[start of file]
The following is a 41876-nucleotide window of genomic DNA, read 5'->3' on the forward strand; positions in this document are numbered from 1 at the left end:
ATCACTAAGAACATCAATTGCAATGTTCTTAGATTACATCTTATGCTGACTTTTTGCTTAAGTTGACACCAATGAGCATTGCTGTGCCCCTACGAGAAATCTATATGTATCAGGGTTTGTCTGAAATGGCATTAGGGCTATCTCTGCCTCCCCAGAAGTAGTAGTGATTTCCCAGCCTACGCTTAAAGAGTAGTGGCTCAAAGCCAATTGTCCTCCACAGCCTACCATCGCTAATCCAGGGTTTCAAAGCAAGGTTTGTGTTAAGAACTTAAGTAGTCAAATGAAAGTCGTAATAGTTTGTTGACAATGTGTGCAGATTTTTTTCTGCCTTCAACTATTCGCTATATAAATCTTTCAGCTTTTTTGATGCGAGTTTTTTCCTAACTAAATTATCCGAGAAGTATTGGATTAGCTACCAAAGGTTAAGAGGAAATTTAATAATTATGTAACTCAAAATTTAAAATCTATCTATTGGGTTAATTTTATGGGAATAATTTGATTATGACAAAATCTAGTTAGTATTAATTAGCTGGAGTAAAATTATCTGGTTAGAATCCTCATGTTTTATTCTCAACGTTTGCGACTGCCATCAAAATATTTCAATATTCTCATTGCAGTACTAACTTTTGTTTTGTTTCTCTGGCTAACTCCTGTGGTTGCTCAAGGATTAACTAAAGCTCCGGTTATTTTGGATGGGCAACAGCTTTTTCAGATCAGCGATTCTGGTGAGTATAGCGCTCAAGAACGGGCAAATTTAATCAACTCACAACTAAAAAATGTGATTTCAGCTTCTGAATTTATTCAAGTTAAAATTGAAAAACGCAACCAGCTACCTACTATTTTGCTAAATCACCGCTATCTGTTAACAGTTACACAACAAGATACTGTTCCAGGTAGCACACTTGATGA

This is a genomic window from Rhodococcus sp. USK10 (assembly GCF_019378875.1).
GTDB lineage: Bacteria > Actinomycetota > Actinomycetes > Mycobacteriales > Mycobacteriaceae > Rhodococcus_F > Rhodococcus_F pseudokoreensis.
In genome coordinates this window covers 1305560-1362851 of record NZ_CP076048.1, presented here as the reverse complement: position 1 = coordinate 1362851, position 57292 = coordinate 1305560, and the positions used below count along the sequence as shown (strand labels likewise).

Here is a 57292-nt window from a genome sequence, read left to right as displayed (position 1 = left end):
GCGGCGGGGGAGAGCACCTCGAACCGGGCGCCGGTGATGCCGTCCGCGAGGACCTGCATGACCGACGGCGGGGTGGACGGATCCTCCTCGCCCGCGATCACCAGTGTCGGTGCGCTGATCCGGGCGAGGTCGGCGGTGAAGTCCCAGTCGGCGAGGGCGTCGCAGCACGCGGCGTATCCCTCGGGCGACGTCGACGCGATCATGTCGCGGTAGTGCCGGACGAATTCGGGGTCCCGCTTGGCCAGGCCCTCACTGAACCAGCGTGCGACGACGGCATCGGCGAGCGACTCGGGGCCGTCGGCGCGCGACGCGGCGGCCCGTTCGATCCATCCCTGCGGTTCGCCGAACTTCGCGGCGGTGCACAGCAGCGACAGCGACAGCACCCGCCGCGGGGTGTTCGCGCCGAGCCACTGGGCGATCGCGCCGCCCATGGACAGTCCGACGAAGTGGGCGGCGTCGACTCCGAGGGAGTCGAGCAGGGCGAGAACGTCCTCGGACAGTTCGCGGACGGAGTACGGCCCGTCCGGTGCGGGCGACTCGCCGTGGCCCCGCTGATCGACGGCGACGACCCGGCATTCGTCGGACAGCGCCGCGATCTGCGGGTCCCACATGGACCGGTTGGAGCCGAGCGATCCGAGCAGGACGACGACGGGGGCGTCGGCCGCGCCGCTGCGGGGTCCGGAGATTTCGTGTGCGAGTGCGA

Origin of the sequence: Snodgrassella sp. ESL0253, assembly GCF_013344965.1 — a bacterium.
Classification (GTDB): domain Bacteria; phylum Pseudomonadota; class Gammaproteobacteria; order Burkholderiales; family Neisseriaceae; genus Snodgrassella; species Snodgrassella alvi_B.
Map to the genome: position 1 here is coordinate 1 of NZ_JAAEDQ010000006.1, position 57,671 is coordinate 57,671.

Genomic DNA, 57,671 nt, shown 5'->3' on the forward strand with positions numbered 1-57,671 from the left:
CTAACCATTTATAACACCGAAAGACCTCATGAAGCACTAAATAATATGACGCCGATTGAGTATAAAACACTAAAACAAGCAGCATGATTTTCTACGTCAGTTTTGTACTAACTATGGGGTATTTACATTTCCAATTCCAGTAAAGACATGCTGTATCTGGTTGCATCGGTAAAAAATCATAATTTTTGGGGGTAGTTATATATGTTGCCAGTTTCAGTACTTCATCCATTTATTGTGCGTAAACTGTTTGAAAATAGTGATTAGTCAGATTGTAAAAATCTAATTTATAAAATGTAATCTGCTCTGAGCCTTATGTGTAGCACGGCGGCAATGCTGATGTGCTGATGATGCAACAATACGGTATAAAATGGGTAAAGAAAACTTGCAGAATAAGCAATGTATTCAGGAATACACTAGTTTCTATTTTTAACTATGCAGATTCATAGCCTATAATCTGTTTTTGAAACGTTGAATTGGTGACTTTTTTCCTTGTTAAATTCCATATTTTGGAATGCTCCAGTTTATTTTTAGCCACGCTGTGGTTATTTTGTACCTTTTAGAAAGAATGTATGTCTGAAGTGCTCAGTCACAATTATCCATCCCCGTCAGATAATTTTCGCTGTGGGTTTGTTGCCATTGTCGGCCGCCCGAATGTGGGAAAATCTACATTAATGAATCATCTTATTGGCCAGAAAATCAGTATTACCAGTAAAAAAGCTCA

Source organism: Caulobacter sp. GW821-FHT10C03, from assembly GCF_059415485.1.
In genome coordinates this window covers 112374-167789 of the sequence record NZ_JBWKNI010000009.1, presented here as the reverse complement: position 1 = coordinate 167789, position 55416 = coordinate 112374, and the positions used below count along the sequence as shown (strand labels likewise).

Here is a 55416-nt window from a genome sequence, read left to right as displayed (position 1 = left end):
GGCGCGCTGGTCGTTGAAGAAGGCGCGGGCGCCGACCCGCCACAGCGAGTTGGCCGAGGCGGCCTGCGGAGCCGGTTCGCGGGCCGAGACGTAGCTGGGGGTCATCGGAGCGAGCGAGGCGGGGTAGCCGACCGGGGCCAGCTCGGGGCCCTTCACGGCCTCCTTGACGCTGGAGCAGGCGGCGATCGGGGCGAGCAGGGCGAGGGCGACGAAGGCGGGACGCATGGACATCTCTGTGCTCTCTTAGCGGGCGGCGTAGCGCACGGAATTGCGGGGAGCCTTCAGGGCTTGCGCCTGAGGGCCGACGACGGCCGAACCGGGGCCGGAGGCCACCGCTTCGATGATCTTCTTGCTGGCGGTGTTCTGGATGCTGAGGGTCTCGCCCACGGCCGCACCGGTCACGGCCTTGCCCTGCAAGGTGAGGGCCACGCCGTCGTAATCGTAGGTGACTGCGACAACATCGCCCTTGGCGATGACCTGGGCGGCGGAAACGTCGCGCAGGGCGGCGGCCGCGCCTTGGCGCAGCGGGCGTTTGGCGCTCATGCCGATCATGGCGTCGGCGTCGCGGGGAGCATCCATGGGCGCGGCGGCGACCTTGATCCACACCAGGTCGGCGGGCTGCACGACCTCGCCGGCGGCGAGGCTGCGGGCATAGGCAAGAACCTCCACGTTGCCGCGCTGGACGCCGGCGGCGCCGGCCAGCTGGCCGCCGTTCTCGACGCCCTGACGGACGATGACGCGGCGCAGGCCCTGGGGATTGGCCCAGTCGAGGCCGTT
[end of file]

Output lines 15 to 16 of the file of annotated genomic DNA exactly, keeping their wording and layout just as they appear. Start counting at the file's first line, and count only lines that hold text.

Here is a 55416-nt window from a genome sequence, read left to right as displayed (position 1 = left end):
GGCGCGCTGGTCGTTGAAGAAGGCGCGGGCGCCGACCCGCCACAGCGAGTTGGCCGAGGCGGCCTGCGGAGCCGGTTCGCGGGCCGAGACGTAGCTGGGGGTCATCGGAGCGAGCGAGGCGGGGTAGCCGACCGGGGCCAGCTCGGGGCCCTTCACGGCCTCCTTGACGCTGGAGCAGGCGGCGATCGGGGCGAGCAGGGCGAGGGCGACGAAGGCGGGACGCATGGACATCTCTGTGCTCTCTTAGCGGGCGGCGTAGCGCACGGAATTGCGGGGAGCCTTCAGGGCTTGCGCCTGAGGGCCGACGACGGCCGAACCGGGGCCGGAGGCCACCGCTTCGATGATCTTCTTGCTGGCGGTGTTCTGGATGCTGAGGGTCTCGCCCACGGCCGCACCGGTCACGGCCTTGCCCTGCAAGGTGAGGGCCACGCCGTCGTAATCGTAGGTGACTGCGACAACATCGCCCTTGGCGATGACCTGGGCGGCGGAAACGTCGCGCAGGGCGGCGGCCGCGCCTTGGCGCAGCGGGCGTTTGGCGCTCATGCCGATCATGGCGTCGGCGTCGCGGGGAGCATCCATGGGCGCGGCGGCGACCTTGATCCACACCAGGTCGGCGGGCTGCACGACCTCGCCGGCGGCGAGGCTGCGGGCATAGGCAAGAACCTCCACGTTGCCGCGCTGGACGCCGGCGGCGCCGGCCAGCTGGCCGCCGTTCTCGACGCCCTGACGGACGATGACGCGGCGCAGGCCCTGGGGATTGGCCCAGTCGAGGCCGTT